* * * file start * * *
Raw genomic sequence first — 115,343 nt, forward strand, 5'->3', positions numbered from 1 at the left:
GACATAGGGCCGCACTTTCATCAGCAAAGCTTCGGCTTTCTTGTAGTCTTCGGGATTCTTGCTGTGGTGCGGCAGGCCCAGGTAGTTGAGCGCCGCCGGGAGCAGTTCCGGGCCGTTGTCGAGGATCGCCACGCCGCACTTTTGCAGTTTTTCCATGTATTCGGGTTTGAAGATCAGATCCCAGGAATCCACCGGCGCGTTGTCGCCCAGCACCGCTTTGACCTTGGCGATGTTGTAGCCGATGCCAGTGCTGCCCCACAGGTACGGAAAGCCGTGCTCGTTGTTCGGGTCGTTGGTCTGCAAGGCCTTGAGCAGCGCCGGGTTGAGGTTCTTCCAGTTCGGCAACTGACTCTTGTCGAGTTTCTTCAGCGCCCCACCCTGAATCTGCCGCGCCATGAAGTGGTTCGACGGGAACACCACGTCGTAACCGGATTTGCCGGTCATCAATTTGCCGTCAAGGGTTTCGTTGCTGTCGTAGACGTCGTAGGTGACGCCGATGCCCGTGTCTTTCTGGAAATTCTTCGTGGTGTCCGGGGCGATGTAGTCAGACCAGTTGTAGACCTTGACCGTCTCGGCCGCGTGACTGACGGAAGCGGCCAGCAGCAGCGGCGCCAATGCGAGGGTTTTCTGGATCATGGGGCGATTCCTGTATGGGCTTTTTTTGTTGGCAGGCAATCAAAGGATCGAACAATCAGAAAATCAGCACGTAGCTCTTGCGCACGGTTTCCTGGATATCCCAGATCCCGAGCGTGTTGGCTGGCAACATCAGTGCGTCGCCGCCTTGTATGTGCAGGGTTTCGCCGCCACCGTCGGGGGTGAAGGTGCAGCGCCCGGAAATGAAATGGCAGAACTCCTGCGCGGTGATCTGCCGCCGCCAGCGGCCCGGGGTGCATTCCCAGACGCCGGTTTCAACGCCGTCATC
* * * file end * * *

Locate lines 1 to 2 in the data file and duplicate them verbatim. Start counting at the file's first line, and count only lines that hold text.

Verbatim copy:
Raw genomic sequence first — 115,343 nt, forward strand, 5'->3', positions numbered from 1 at the left:
GACATAGGGCCGCACTTTCATCAGCAAAGCTTCGGCTTTCTTGTAGTCTTCGGGATTCTTGCTGTGGTGCGGCAGGCCCAGGTAGTTGAGCGCCGCCGGGAGCAGTTCCGGGCCGTTGTCGAGGATCGCCACGCCGCACTTTTGCAGTTTTTCCATGTATTCGGGTTTGAAGATCAGATCCCAGGAATCCACCGGCGCGTTGTCGCCCAGCACCGCTTTGACCTTGGCGATGTTGTAGCCGATGCCAGTGCTGCCCCACAGGTACGGAAAGCCGTGCTCGTTGTTCGGGTCGTTGGTCTGCAAGGCCTTGAGCAGCGCCGGGTTGAGGTTCTTCCAGTTCGGCAACTGACTCTTGTCGAGTTTCTTCAGCGCCCCACCCTGAATCTGCCGCGCCATGAAGTGGTTCGACGGGAACACCACGTCGTAACCGGATTTGCCGGTCATCAATTTGCCGTCAAGGGTTTCGTTGCTGTCGTAGACGTCGTAGGTGACGCCGATGCCCGTGTCTTTCTGGAAATTCTTCGTGGTGTCCGGGGCGATGTAGTCAGACCAGTTGTAGACCTTGACCGTCTCGGCCGCGTGACTGACGGAAGCGGCCAGCAGCAGCGGCGCCAATGCGAGGGTTTTCTGGATCATGGGGCGATTCCTGTATGGGCTTTTTTTGTTGGCAGGCAATCAAAGGATCGAACAATCAGAAAATCAGCACGTAGCTCTTGCGCACGGTTTCCTGGATATCCCAGATCCCGAGCGTGTTGGCTGGCAACATCAGTGCGTCGCCGCCTTGTATGTGCAGGGTTTCGCCGCCACCGTCGGGGGTGAAGGTGCAGCGCCCGGAAATGAAATGGCAGAACTCCTGCGCGGTGATCTGCCGCCGCCAGCGGCCCGGGGTGCATTCCCAGACGCCGGTTTCAACGCCGTCATC